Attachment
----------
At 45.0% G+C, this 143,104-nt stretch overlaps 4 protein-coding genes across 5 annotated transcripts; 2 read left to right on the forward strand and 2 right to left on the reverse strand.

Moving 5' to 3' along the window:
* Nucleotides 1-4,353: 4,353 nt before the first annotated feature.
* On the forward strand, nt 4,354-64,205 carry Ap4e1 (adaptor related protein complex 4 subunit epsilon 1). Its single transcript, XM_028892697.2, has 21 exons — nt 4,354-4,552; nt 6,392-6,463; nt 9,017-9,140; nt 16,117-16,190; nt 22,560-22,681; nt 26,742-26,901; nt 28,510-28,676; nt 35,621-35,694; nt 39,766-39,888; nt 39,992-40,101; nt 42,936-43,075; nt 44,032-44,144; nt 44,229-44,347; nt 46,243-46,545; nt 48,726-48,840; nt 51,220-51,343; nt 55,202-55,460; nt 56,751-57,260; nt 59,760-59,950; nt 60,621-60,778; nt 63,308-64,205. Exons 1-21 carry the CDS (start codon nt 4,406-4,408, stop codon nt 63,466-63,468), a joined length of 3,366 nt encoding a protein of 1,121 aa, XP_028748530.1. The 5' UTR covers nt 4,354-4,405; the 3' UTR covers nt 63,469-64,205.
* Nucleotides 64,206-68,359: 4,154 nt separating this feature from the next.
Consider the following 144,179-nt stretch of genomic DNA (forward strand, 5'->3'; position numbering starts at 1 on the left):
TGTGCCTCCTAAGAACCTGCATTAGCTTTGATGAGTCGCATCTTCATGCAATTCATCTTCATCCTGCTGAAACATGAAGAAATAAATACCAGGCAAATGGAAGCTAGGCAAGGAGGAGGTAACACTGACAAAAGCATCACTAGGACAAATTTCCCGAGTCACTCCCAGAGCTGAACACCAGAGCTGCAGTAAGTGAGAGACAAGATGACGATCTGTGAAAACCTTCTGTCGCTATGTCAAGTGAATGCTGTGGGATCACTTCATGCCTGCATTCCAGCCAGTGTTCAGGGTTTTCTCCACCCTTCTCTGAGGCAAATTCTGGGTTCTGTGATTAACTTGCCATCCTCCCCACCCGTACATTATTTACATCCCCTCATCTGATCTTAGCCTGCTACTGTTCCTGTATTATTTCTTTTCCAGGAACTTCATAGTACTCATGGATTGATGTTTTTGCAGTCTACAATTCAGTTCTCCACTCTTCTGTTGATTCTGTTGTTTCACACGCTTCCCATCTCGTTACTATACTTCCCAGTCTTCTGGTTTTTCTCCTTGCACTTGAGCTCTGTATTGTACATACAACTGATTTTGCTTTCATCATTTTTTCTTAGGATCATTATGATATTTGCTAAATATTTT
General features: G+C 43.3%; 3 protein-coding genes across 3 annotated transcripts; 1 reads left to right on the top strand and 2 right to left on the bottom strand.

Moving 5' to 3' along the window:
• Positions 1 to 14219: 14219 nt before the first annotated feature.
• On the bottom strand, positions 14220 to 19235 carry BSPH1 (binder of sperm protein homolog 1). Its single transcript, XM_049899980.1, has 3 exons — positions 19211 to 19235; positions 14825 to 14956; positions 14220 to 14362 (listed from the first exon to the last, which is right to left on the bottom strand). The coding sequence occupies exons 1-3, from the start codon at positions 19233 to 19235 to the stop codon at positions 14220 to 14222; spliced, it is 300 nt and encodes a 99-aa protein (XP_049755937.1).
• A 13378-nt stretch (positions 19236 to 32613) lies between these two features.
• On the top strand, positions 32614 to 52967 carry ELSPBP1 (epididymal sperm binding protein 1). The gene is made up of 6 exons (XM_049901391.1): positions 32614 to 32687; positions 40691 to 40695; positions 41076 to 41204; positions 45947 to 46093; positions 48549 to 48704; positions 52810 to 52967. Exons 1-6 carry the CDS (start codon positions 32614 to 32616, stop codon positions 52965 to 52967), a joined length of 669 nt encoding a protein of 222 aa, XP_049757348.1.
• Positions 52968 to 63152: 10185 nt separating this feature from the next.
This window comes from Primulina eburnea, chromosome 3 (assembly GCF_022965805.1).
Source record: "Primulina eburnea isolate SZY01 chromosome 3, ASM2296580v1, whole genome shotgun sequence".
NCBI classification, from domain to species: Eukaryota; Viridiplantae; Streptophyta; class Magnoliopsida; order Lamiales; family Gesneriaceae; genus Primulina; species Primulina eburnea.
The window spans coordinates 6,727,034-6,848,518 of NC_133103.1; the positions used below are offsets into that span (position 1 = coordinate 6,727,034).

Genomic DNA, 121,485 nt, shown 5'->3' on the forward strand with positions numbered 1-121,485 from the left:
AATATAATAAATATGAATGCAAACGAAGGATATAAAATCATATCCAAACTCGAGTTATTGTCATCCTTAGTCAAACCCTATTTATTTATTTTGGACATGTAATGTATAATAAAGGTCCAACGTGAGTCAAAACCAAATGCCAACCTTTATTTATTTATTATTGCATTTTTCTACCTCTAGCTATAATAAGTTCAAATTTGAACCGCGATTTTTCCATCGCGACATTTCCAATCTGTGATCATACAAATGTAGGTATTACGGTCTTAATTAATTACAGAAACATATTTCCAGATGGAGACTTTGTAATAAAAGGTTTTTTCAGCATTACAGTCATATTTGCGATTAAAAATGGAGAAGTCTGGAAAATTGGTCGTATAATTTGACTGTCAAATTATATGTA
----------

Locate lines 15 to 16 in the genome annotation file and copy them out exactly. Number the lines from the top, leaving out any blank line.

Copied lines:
This window comes from Primulina eburnea, chromosome 3 (assembly GCF_022965805.1).
Source record: "Primulina eburnea isolate SZY01 chromosome 3, ASM2296580v1, whole genome shotgun sequence".